Spring semester recap

There are four more weeks of what is the very last semester of the maker senior seminar, and I’m not sure how to feel about that.

We’ve done a lot since the Makey Makeys that you may or may not have read about.  Sewable circuits and Arduinos made an appearance.  The Exquisite Corpse Rube Goldberg machine was a huge success (in that everyone created some amazing, creative pieces not in that it worked).

Ray: Symmetrical book stacking. Just like the Philadelphia mass turbulence of 1947.
Peter: You’re right, no human being would stack books like this.

Texting Wedos – part of the Rube Goldberg Machine

We even did some embroidery to celebrate National Embroidery Month (February).

This class of mainly guys enjoyed the embroidery much more than I imagined.  They commented on its meditative nature and appreciated the fact that they had to slow down.  What I loved was the casual conversations that took place at the table as we all sat around and practiced our stitches.

We took some things apart and looked closely at the parts and how they worked together.

We went on a Design Hunt in the Commons and explored what worked well, how things worked together, and what designs need some reconsideration.

These outlet covers are (1) not practical and (2) not durable.

This seal caught the attention of several students. It’s not used often, and they were impressed by its design.

Next week we gear up for a month of true makerspace life where the students get deeper into their questions and interests.

In addition to facilitating the making of things, I’m also taking Thinking & Learning in the Maker-Centered Classroom, which has forced me to reflect on what it means to make things in and out of schools and what it all might mean.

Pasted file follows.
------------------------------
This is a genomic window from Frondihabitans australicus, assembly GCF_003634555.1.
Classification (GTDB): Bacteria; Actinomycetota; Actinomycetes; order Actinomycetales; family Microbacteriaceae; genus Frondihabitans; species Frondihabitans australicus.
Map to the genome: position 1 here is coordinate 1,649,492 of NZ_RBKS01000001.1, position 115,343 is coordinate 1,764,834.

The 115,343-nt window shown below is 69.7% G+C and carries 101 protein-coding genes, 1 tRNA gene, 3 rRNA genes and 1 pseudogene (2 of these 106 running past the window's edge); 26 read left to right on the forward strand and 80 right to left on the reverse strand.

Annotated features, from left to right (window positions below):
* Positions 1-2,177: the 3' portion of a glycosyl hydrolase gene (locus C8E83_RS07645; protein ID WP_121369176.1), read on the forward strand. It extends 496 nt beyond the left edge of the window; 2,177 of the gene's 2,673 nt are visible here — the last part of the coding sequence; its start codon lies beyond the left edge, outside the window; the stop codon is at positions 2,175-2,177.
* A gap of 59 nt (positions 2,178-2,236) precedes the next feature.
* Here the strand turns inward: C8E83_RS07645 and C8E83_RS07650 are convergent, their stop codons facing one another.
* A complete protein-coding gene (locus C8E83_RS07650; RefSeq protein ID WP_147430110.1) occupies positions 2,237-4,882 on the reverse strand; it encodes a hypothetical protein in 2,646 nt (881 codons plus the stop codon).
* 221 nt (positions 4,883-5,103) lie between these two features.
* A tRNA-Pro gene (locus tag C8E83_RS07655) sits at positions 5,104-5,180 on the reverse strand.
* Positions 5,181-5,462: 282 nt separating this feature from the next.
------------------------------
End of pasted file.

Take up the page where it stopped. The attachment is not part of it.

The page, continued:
There’s a lot that resonates, and I’m taking the time to unpack some of the stuff now, before it’s too late (meaning before June rolls around and I haven’t stopped to think about all the stuff coming from the text (Maker-Centered Learning: Empowering Young People to Shape Their Worlds by Edward P. Clapp, et. al.) and my IRL and virtual classmates.

Because it’s Harvard and research and such, one can really get in the weeds with the theory and analysis.  But maybe it comes down to this:

When asked about their memorable making experiences, no Agency by Design workshops participants “have described their most memorable making experiences in terms of reconceptualizing the economy or increasing their proficiencies in the STEM subjects” (Clapp 17).

Also this by Gever Tulley, founder of Brightworks School:

“The world doesn’t need more graduates with good grades: What the world needs is voracious, self-directed learners with the creative capacity to see the problems of the world as puzzles, and the tenacity to work on them, even in the face of adversity.” (p. 9).

We’re also talking a lot about agency, agentic action, and maker empowerment.  However, I’ll come back to those when it’s not the end of the day on a Friday.  And also because I’m still sorting it all out.

Oh, hello.

photo credit: Bine Rodenberger Winter Wonderland via photopin (license)

It’s 2017.  How did that happen?  With the new year come resolutions.  Or goals.  Or things I’d like to make happen.  Some of these things include writing, taking a sewing class, getting back to the makerspace, and finding the time to reflect on what happens in the library and beyond.

What will probably be the last semester of the maker class started today.  I’m excited about the questions and ideas the kids will bring.

We started today with an overview of the course, what to expect (with the caveat that plans can change at any point depending on what they want to explore), and what they thought they knew about what it is to be a maker and what makers mean to Richmond’s identity.

We did a Think, Puzzle, Explore thinking routine to unpack their current knowledge of making and what questions they have about Makers, makerspaces, and DIY culture.

We’ll circle back to the Think, Puzzle, Explore in a few weeks to see how their thinking has evolved.

A LOT of students are curious about 3D printing (understandable).  The prospect of digging into the DIY/maker culture beyond the 3D printer is quite exciting.